# Overview

Code4rena (C4) is an open organization consisting of security researchers, auditors, developers, and individuals with domain expertise in smart contracts.

A C4 audit contest is an event in which community participants, referred to as Wardens, review, audit, or analyze smart contract logic in exchange for a bounty provided by sponsoring projects.

During the audit contest outlined in this document, C4 conducted an analysis of the Kuiper smart contract system written in Solidity. The audit contest took place between December 8—December 10 2021.

Note: this audit contest originally ran under the name defiProtocol.

## Wardens

27 Wardens contributed reports to the Kuiper contest:

1. kenzo
2. 0x0x0x
3. WatchPug (jtp and ming)
4. GiveMeTestEther
5. gzeon
6. TomFrenchBlockchain
7. broccolirob
8. Ruhum
9. 0v3rf10w
10. gpersoon
11. robee
12. Jujic
13. ye0lde
14. rishabh
15. Meta0xNull
16. cmichel
17. saian
18. neslinesli93
19. danb
20. pmerkleplant
21. pedroais
22. bw
23. sirhashalot
24. hagrid
25. 0x1f8b
26. BouSalman

This contest was judged by 0xleastwood.

Final report assembled by liveactionllama.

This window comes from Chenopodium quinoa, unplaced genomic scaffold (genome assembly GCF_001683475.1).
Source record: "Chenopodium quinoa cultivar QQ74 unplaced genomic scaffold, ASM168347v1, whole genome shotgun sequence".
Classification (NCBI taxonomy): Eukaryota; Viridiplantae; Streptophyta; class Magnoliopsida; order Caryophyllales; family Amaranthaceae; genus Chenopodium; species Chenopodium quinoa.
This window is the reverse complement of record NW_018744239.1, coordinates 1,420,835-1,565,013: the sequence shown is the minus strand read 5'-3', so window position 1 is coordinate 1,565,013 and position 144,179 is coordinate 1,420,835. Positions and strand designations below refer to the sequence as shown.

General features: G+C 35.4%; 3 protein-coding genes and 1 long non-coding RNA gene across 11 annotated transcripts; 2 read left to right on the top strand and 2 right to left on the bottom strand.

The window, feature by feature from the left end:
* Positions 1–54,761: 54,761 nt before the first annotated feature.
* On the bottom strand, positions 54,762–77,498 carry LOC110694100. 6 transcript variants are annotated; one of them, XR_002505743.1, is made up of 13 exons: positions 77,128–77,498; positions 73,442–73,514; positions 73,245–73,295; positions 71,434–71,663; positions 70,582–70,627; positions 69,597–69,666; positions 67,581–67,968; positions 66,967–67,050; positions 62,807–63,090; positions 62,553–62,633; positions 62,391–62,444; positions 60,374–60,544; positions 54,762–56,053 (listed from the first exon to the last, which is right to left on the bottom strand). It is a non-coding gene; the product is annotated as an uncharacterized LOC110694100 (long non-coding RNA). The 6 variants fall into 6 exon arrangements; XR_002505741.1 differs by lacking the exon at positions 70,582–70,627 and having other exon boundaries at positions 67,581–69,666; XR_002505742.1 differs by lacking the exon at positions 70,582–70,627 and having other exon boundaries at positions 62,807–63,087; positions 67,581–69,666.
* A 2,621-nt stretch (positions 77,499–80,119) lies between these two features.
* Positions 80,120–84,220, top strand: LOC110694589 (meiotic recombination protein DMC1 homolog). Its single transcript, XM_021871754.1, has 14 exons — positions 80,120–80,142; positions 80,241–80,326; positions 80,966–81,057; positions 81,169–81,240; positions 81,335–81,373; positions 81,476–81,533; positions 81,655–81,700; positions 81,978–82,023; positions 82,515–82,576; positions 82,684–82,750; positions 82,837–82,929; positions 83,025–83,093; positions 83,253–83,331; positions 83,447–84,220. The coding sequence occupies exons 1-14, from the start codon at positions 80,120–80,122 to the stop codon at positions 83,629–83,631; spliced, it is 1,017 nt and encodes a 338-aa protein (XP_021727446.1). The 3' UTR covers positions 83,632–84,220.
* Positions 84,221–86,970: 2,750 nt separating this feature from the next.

# Summary

The C4 analysis yielded an aggregated total of 20 unique vulnerabilities and 89 total findings. All of the issues presented here are linked back to their original finding.

Of these vulnerabilities, 1 received a risk rating in the category of HIGH severity, 11 received a risk rating in the category of MEDIUM severity, and 8 received a risk rating in the category of LOW severity.

C4 analysis also identified 29 non-critical recommendations and 40 gas optimizations.

# Scope

The code under review can be found within the C4 Kuiper contest repository, and is composed of 3 smart contracts written in the Solidity programming language and includes 588 lines of Solidity code.

# Severity Criteria

C4 assesses the severity of disclosed vulnerabilities according to a methodology based on OWASP standards.

Vulnerabilities are divided into three primary risk categories: high, medium, and low.

High-level considerations for vulnerabilities span the following key areas when conducting assessments:

• Malicious Input Handling
• Escalation of privileges
• Arithmetic
• Gas use

Further information regarding the severity criteria referenced throughout the submission review process, please refer to the documentation provided on the C4 website.

# High Risk Findings (1)

## [H-01] Wrong fee calculation after totalSupply was 0

Submitted by kenzo

handleFees does not update lastFee if startSupply == 0. This means that wrongly, extra fee tokens would be minted once the basket is resupplied and handleFees is called again.

### Impact

Loss of user funds. The extra minting of fee tokens comes on the expense of the regular basket token owners, which upon withdrawal would get less underlying than their true share, due to the dilution of their tokens’ value.

### Proof of Concept

Scenario: